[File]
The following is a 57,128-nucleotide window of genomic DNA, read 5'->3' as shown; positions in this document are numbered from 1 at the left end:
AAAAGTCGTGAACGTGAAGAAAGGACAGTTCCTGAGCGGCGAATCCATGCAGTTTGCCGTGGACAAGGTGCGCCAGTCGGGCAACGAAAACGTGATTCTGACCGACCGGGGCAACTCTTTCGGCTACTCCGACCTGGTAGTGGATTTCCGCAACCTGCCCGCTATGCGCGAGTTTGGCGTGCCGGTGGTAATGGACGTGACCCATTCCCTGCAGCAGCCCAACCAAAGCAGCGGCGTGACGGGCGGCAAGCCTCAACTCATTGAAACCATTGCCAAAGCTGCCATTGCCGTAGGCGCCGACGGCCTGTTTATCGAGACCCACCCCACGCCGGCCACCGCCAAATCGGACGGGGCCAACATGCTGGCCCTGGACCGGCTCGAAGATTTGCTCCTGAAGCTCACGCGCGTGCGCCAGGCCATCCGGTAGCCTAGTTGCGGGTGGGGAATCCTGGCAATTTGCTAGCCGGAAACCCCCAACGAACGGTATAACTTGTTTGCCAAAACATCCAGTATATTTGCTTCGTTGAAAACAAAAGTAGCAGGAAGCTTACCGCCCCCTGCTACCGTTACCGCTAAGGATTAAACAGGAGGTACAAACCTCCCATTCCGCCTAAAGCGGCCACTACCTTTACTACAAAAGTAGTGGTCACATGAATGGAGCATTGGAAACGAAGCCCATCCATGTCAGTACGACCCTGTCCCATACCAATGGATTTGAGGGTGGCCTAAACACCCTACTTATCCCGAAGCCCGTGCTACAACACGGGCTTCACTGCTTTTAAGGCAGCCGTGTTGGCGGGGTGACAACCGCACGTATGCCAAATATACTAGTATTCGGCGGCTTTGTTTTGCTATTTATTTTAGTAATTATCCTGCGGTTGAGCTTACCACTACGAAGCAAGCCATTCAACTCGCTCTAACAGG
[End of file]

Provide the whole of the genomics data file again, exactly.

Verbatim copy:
The following is a 57,128-nucleotide window of genomic DNA, read 5'->3' as shown; positions in this document are numbered from 1 at the left end:
AAAAGTCGTGAACGTGAAGAAAGGACAGTTCCTGAGCGGCGAATCCATGCAGTTTGCCGTGGACAAGGTGCGCCAGTCGGGCAACGAAAACGTGATTCTGACCGACCGGGGCAACTCTTTCGGCTACTCCGACCTGGTAGTGGATTTCCGCAACCTGCCCGCTATGCGCGAGTTTGGCGTGCCGGTGGTAATGGACGTGACCCATTCCCTGCAGCAGCCCAACCAAAGCAGCGGCGTGACGGGCGGCAAGCCTCAACTCATTGAAACCATTGCCAAAGCTGCCATTGCCGTAGGCGCCGACGGCCTGTTTATCGAGACCCACCCCACGCCGGCCACCGCCAAATCGGACGGGGCCAACATGCTGGCCCTGGACCGGCTCGAAGATTTGCTCCTGAAGCTCACGCGCGTGCGCCAGGCCATCCGGTAGCCTAGTTGCGGGTGGGGAATCCTGGCAATTTGCTAGCCGGAAACCCCCAACGAACGGTATAACTTGTTTGCCAAAACATCCAGTATATTTGCTTCGTTGAAAACAAAAGTAGCAGGAAGCTTACCGCCCCCTGCTACCGTTACCGCTAAGGATTAAACAGGAGGTACAAACCTCCCATTCCGCCTAAAGCGGCCACTACCTTTACTACAAAAGTAGTGGTCACATGAATGGAGCATTGGAAACGAAGCCCATCCATGTCAGTACGACCCTGTCCCATACCAATGGATTTGAGGGTGGCCTAAACACCCTACTTATCCCGAAGCCCGTGCTACAACACGGGCTTCACTGCTTTTAAGGCAGCCGTGTTGGCGGGGTGACAACCGCACGTATGCCAAATATACTAGTATTCGGCGGCTTTGTTTTGCTATTTATTTTAGTAATTATCCTGCGGTTGAGCTTACCACTACGAAGCAAGCCATTCAACTCGCTCTAACAGG